Martial arts are an excellent practice that you can learn for yourself.
Not are the countless martial arts styles an excellent way to exercise and stay fit, but they are an excellent way of learning discipline, both when it comes to muscle and body control, as well as when training your mind in both fortitude and patience, essential skill s for pretty much anyone to learn.
Of course, one of the main reasons that people take up and learn a martial art is so that they can defend themselves should they need to.
Having several moves that you can use when someone attacks you is a reassuring option for many people who don’t want to have to carry a weapon.
This has also led to the online discussion about which martial arts are considered the best for this option.
Whilst there is unlikely to be a hard and clear answer any time soon on which of the most-practiced styles are the best for this, that doesn’t mean that there are no pros and cons to consider when looking for a dojo in your area.
One of the martial art sports that many people are deciding to pick up in the last few years is Muay Thai.
Also known as the ‘art of eight limbs, this Thailand-native sport and martial art has been slowly growing in popularity abroad over the last few years, with more and more people becoming interested in learning this southeast Asian style of fighting.
But how effective of a self-defense art is it?
Well, that is what we are here to discuss in this guide! We are going to briefly explain what Muay Thai is, such as its history and main principles.
We will also cover what exactly Muay Thai is great for when it comes to self-defense, as well as some potential drawbacks that it has.
What Is Muay Thai?
As we mentioned earlier, Muay Thai is also known as the ‘art of eighth limbs’. This is because Muay Thai makes use of at least 8 points of contact, including fists, feet, elbows, and knees.
The combined uses of these in Muay Thai are what set it apart from many other variations of boxing, as Muay Thai is also known as ‘Thai Boxing’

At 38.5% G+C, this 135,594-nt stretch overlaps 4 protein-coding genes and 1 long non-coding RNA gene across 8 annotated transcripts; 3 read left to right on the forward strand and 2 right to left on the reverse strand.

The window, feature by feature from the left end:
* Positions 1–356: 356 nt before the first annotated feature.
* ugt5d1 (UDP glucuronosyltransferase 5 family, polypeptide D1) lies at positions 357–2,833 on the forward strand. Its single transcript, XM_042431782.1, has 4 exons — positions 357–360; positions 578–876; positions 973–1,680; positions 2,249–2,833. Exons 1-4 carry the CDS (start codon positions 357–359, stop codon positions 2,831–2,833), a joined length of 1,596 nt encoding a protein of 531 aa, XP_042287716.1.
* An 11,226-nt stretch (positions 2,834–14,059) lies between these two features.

The exact origins of Muay Thai are somewhat difficult to pinpoint, with a whole range of stories and theories benign given for why and how it became its distinct martial art.
Some sources claim that it was a fighting style that was taught to soldiers of Thailand in history in the event of invasion, whilst other sources claim that it was developed by groups of people that had moved from countries in the north such as China, and learned how to defend themselves and their lands.
Whatever the true origin, Muay Thai as its distinct fighting style started to gain popularity across both Thailand and the rest of the world in the latter part of the 20th century and 21st century, where the form was used by many native Thai people and western practitioners in kickboxing competitions under Muay Thai rules.
Its documented history might be short, but it is still a highly effective martial art all the same.
Pros Of Muay Thai For Self Defense
On the subject of that effectiveness, these are some of the many benefits that Muay Thai has as a self-defense martial art:
Wide Number Of Options
The eight points of contact that Muay Thai takes advantage of give a practitioner a wide range of options to defend themselves.
Being able to reliably hit your target with your foot, your fist, your elbow, or your knee, means that you are unlikely to be caught completely off guard.
In a street fight, or any other situation where you may attack by surprise, using pretty much any part of your body in a counterstrike is an incredibly useful tool and is also something that a potential attacker may not be prepared for.
Using an effective knee strike can stun or disable pretty much anyone who isn’t prepared for it.
Effective Against Multiple Attackers
Those multiple points of attack can come in extra handy if you find that you’re being attacked by more than one person as well.
Learning how to use Muay Thai means that you will be able to attack from more than one direction, as you can use your arms as well as your legs.
Being a style that uses all limbs, you will also be able to learn and use moves that mean that you limit how many people can attach to you at once, such as using your legs to keep one person away whilst combatting another with your hands.
A Proven Defense Form
Cons Of Muay Thai For Self Defense
A Fighting Style, More Than A Defense Style
Muay Thai was Generally developed as a martial art that was used against other trained or prepared opponents in a ring, rather than as a defensive fighting style against street fighters.
In a similar way that trained martial artists in a single discipline might struggle against Mixed Martial Art practitioners, you may find that your opponents don’t play by the same rules that you have otherwise been trained to fight against.
This doesn’t mean that it is useless, but that it will take a level of discipline and adaptability to change from fighting in the ring to in an alley.
No Ground-Fighting Techniques
Although Muay Thai is a style that is more than capable of fighting opponents that are stood up or in the air. You will have few to no techniques if you are pushed to the ground.
As you can see, Muay Thai is a style of fighting that is more suited for practiced sparing and fighting, rather than on the street. Still, if you are cornered, you won’t be disappointed with what you have learned!
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